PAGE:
Larvae escape from infected humans into water where they are ingested by water fleas (Cyclops spp.). Humans who ingest an infected water flea in their drinking water are likely to become infected, the worm, which may reach two feet long maturing a year later ready to shed larvae. The whole life cycle outside humans therefore takes place in water, the only human parasite in which this is the case.

This parasite is widely distributed throughout central Africa and into central Asia. The slave trade led to its brief introduction into the Americas. The disease is seasonal. In the Sahel belt of Africa cases peak in the rainy season, but in forest areas, where water is always present, it peaks in the dry season. Its seasonality and lack of annual vector mean that eradication programmes can be targeted at that time of year.

No vaccine has been developed against the disease; eradication programmes are aimed either at the vector or the human host. Two major methods have been used:

Insecticidal treatment aimed at the vector. Insecticides such as Temephos, which are harmless to humans, are effective against Cyclops and can provide effective cover at a local level. However, the costs of staff, equipment and insecticide for treatment of large areas is prohibitive.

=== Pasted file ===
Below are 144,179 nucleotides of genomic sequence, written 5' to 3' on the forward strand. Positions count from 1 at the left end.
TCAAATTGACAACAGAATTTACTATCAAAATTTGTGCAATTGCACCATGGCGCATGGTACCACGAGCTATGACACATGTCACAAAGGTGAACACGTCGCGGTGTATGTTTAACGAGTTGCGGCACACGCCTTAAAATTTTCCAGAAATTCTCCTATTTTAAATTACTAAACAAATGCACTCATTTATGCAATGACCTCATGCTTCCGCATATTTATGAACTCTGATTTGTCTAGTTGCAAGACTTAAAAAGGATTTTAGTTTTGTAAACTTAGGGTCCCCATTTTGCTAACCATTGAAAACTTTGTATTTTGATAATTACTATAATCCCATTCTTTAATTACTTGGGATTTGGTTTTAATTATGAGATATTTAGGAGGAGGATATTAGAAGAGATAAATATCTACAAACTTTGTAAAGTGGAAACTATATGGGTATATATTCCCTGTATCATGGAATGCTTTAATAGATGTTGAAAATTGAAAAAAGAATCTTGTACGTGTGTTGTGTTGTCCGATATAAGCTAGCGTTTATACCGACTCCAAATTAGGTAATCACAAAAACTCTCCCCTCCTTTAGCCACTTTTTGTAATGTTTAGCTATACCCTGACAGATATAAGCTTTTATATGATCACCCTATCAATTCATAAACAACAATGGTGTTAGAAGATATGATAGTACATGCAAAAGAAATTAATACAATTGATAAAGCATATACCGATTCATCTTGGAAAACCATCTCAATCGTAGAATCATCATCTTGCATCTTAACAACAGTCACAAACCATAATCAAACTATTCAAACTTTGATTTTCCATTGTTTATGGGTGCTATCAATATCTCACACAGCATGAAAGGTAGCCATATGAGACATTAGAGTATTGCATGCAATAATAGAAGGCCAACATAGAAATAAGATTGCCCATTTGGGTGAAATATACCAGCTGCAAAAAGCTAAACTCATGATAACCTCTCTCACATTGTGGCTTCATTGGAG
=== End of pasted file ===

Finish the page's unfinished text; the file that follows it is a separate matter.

Production of safe water. This has two components, the first involving educating infected persons not to go into water – and hence not transmit the larvae; and the second the provision of simple water filter to remove Cyclops from drinking water and break the chain of transmission.

These measures, particularly the latter, combined with a detailed community based surveillance programme have proved successful in reducing the incidence of the disease. A valuable sideline of the eradication programme, which trains local people to undertake the work, has been that the availability of these trained personnel has had an impact on other diseases and has improved local health care.

Dr Stanwell-Smith gave the vote of thanks after which the meeting was formally brought to an end by the ceremonial removal of the handle of the society’s pump. A large group then moved to the John Snow pub in Broadwick Street, Soho, for the customary toast to Snow’s name, examination and signing of the visitor’s book.

1994 Dr Spence Galbraith: Dr John Snow – Early Life and Later Triumphs

Professor Paul Fine, the Pumphandle President, welcomed members and non-members alike to an overflowing Manson theatre at the London School of Hygiene and Tropical Medicine on Thursday 8th September 1994 to commemorate the 140th anniversary of John Snow’s removal of the pump handle.

He introduced the speaker, Dr Spence Galbraith, who founded the Epidemiological Research laboratory (later CDSC) of which he was the director for a decade. Dr Galbraith gave a scintillating lecture entitled “Dr John Snow – Early Life and Later Triumphs. An exploration of Snow’s work from the epidemiological perspective”, a talk based on his original researches around the country.